Humanitarian crises have tremendous impacts on children and families. Families experience and witness death, displacement, hardships and financial stress, separation, and very often, violence, all of which are serious risks to their mental health and wellbeing. Parents and caregivers must provide 24/7 care, alongside increased stress, fear, and trauma. Exposure to trauma, hardships, parental mental health, changes in parenting behaviours, violence, and a lack of accessible services are among common risk factors for adverse child outcomes. Positive parenting could provide a protective buffer for children’s mental health and wellbeing in humanitarian crisis contexts. However, there is limited research on parenting interventions in humanitarian settings.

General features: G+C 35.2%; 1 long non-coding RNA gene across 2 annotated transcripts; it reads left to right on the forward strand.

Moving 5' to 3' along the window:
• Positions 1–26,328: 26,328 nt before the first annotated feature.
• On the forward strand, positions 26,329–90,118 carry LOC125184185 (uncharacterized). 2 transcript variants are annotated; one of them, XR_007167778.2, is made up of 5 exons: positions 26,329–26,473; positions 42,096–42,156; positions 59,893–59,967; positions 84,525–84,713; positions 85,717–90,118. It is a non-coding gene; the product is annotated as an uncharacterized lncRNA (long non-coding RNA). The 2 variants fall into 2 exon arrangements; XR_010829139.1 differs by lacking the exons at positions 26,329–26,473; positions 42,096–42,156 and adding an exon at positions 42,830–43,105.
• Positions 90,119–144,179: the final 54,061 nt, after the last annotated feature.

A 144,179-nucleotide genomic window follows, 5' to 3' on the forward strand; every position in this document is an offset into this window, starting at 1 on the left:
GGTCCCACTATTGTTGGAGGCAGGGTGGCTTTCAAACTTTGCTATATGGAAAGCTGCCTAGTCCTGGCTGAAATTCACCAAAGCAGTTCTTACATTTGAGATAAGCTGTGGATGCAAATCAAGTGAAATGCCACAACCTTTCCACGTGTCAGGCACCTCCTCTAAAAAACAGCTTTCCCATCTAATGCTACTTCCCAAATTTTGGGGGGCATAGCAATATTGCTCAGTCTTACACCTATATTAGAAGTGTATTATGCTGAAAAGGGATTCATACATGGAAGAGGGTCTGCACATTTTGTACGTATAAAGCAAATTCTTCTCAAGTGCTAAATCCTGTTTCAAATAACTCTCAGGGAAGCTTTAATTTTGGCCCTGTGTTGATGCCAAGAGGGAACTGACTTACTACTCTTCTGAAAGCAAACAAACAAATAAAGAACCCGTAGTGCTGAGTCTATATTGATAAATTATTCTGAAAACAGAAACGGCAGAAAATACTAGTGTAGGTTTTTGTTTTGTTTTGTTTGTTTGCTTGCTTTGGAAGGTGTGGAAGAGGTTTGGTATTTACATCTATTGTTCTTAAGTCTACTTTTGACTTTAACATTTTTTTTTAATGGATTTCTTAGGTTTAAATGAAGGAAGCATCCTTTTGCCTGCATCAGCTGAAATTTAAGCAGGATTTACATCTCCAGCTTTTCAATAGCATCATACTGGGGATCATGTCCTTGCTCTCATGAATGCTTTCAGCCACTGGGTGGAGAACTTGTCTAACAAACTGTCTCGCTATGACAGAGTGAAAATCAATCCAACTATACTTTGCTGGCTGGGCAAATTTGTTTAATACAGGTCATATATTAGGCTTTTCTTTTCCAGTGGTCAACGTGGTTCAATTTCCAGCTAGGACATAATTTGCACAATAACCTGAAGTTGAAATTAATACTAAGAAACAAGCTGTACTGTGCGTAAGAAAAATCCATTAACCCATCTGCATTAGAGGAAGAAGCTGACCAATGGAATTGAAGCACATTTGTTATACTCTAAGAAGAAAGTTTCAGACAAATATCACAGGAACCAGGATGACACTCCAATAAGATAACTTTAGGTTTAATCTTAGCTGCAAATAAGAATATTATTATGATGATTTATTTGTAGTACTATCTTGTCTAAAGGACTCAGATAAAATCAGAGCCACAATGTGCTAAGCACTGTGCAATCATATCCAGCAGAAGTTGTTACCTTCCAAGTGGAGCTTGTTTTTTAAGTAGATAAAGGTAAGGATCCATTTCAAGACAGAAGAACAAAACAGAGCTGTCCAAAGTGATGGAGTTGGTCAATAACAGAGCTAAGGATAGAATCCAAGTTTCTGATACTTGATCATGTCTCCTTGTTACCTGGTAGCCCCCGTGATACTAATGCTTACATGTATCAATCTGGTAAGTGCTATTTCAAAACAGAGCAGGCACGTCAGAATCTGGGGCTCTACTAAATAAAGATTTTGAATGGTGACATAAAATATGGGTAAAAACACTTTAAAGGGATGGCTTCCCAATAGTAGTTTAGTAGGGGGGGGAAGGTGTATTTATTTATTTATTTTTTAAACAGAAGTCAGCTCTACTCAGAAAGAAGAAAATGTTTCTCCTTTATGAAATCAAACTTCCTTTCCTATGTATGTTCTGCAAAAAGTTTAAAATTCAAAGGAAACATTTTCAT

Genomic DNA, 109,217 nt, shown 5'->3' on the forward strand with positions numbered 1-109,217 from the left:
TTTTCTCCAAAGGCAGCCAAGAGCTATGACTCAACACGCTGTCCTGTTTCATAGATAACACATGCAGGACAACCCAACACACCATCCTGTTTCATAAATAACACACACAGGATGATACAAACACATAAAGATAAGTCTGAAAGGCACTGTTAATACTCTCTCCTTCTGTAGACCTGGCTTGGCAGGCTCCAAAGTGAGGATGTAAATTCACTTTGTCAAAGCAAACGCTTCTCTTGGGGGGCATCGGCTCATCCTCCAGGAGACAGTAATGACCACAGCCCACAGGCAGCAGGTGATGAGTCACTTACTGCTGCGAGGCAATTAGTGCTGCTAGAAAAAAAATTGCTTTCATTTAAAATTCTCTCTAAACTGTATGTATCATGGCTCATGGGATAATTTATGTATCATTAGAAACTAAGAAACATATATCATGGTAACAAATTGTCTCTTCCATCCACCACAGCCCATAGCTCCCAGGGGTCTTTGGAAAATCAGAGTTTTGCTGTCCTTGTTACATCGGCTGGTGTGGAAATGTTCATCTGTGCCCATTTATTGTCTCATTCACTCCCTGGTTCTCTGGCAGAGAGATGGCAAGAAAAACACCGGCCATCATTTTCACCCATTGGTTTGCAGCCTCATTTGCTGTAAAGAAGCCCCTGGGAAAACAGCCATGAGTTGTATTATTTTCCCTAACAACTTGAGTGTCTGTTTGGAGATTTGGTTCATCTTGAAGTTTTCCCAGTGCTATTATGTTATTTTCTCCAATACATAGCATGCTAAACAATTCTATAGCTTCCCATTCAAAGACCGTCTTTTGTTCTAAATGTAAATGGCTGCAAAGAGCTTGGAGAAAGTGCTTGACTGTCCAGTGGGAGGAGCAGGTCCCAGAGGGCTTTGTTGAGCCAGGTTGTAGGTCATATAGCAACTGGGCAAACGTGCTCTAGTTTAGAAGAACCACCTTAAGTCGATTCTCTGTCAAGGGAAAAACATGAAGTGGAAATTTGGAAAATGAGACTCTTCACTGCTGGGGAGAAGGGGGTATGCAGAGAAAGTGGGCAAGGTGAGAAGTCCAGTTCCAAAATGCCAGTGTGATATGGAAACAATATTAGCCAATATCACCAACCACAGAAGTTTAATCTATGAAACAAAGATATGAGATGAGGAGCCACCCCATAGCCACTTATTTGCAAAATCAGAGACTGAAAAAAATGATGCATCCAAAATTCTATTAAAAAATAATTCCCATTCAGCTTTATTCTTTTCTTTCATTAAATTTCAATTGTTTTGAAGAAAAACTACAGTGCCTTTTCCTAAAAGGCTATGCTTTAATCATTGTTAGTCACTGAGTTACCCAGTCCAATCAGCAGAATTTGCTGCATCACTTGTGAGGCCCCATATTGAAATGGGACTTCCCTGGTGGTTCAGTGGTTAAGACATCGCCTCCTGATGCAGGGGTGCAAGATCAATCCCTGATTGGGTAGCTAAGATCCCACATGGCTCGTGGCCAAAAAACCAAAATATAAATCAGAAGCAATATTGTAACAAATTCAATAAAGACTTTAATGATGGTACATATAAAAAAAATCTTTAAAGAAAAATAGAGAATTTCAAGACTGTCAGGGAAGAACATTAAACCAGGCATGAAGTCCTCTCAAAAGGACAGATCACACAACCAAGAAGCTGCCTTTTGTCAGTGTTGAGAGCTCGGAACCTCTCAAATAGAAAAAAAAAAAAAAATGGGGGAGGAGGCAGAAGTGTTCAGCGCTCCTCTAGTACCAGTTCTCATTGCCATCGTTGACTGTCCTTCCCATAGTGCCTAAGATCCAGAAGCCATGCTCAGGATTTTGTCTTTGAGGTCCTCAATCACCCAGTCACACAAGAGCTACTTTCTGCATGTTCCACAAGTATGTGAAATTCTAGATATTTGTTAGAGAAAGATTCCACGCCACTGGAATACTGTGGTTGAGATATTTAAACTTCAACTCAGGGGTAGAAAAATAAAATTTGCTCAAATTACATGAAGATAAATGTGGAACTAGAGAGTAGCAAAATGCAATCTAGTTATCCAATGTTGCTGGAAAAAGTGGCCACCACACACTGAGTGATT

The Parenting in Crisis Response is part of an inter-agency coalition including the WHO, UNICEF, UNHCR, UNODC, University College London, Cardiff University, Parenting for Lifelong Health, the IRC, the Global Initiative to Support Parents and other international organisations. Through the Ukraine Parenting Response and the Pakistan Parenting Response, we have co-developed open-source parenting resources to support families in different humanitarian settings and thereby prevent child abuse. These Parenting in Crisis resources, also known as the Ukraine Parenting resources and the Pakistan Parenting resources, are available via online, audio-visual, and print media, and have been disseminated to over 11.5 million people and translated into 26 languages. The resources have also been adapted by partner organisations, including UNODC and World Without Orphans - and have been delivered to parents and caregivers through in-person support groups.